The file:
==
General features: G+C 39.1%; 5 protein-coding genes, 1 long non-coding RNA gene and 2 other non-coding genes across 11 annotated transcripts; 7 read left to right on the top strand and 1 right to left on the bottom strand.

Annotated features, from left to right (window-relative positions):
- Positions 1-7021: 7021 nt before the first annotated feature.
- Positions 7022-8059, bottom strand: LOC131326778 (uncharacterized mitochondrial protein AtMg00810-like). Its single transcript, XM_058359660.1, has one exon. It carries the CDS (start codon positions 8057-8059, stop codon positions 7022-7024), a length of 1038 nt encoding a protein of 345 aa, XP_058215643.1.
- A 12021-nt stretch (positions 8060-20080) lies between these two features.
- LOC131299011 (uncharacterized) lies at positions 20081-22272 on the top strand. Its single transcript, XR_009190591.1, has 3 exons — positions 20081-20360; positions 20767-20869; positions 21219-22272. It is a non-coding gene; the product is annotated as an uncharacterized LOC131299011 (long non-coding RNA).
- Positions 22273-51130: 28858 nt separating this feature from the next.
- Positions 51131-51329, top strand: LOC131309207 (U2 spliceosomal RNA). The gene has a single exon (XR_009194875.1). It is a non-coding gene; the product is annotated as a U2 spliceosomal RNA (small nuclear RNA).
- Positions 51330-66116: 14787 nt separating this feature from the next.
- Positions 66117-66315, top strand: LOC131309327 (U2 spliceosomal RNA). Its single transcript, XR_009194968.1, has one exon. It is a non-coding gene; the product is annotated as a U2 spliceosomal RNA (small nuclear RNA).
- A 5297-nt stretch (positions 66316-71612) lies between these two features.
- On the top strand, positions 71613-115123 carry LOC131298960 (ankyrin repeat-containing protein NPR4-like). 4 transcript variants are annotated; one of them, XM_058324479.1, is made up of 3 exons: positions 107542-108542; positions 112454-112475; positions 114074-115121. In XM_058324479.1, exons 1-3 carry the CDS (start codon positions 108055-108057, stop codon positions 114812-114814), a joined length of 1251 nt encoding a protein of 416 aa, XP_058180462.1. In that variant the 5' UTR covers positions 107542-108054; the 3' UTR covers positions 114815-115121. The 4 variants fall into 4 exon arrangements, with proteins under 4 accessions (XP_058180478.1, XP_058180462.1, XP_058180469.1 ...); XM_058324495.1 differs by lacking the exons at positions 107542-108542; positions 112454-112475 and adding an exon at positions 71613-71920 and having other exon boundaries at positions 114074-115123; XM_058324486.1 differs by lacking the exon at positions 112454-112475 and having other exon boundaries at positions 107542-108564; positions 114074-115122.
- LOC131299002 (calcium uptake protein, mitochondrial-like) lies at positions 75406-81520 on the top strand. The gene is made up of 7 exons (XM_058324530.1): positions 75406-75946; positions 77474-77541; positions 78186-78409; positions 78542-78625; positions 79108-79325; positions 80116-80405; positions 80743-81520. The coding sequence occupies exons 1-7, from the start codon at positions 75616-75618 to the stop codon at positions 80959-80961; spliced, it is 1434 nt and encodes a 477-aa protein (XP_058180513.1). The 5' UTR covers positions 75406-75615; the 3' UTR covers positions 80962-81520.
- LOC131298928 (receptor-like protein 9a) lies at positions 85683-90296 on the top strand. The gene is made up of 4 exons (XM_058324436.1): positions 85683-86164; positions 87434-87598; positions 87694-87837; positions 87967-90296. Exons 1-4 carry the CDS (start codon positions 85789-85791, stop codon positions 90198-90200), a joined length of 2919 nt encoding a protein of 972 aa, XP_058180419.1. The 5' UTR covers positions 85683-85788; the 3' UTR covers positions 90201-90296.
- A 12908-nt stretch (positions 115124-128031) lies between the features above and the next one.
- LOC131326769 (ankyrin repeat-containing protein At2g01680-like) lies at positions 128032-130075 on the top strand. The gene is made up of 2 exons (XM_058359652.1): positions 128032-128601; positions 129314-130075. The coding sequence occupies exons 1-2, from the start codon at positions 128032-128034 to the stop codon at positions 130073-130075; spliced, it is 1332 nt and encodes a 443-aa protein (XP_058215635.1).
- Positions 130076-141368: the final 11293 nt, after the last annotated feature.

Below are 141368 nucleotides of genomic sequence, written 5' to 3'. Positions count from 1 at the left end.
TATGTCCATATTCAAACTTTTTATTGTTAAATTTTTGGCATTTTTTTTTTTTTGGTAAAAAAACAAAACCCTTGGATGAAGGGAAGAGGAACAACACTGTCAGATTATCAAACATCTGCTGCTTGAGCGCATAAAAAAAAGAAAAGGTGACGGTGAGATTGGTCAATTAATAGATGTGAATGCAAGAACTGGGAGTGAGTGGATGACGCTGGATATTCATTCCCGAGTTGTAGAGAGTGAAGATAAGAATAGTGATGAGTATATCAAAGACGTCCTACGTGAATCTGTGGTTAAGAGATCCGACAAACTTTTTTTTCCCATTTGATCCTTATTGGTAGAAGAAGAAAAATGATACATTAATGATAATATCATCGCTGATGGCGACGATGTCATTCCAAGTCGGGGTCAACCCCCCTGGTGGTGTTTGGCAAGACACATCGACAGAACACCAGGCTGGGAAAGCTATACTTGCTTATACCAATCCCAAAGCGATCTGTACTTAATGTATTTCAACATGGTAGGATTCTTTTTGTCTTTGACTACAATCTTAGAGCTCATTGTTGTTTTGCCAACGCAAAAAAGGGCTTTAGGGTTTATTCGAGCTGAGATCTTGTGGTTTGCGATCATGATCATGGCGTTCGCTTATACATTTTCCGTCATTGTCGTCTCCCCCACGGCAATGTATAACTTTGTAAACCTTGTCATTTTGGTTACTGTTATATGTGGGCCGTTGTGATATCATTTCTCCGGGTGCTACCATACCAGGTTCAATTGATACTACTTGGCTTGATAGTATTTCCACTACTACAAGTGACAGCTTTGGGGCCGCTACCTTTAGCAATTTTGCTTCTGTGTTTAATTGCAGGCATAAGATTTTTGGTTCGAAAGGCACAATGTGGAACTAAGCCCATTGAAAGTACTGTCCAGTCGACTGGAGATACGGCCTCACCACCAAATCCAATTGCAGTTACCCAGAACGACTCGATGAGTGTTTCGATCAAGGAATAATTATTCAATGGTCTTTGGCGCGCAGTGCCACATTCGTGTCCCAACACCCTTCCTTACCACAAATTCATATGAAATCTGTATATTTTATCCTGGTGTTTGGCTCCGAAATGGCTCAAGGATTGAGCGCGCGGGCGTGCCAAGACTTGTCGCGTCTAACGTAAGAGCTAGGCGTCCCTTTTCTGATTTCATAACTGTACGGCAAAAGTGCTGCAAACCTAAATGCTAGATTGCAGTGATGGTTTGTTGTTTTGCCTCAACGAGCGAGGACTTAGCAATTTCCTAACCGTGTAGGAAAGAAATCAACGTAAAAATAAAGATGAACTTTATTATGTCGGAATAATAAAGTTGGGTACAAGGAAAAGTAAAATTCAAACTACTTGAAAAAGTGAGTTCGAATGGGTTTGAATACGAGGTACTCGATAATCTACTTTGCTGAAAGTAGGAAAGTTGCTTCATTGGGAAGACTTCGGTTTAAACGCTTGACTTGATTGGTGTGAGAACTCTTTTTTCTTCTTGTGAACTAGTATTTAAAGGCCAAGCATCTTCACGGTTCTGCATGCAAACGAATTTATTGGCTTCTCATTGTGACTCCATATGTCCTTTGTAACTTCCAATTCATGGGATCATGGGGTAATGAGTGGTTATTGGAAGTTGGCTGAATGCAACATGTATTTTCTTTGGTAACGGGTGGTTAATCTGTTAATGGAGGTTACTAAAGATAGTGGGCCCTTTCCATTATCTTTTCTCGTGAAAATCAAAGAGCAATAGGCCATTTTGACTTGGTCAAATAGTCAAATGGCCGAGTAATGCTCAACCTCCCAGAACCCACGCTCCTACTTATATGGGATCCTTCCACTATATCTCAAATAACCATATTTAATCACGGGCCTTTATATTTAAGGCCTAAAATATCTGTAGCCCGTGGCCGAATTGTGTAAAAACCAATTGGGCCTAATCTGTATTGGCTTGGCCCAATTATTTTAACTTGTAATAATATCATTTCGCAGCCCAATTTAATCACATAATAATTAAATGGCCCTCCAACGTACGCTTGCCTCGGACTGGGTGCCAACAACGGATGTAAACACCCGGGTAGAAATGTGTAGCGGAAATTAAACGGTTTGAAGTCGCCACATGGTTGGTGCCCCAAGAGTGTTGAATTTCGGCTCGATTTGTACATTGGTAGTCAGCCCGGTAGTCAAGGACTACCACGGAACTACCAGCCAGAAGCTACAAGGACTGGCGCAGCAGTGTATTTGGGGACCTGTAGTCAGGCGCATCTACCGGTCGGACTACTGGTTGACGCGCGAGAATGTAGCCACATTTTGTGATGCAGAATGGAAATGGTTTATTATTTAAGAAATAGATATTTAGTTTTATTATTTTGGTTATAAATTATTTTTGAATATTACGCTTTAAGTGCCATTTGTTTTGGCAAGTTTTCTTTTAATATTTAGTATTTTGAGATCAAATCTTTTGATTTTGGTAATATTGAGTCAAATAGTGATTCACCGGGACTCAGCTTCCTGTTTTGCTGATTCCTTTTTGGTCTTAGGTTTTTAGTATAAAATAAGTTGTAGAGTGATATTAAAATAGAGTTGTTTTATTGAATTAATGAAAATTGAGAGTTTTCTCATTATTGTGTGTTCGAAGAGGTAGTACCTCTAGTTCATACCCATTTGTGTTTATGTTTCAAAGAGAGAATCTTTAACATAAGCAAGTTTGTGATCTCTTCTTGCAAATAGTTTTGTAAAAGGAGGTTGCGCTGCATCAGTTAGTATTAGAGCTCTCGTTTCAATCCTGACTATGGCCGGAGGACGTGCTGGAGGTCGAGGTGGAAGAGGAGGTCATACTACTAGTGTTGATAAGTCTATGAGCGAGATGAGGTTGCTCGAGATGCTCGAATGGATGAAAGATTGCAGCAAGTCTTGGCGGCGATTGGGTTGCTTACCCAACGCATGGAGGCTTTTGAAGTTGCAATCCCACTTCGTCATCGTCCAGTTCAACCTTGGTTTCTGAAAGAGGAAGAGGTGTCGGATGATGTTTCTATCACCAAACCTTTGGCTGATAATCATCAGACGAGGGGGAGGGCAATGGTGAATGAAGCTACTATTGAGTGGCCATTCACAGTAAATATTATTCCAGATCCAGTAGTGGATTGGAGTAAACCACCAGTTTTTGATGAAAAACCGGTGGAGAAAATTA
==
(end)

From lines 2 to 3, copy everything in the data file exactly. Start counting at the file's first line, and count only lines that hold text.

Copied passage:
Annotated features, from left to right (window-relative positions):
- Positions 1-7021: 7021 nt before the first annotated feature.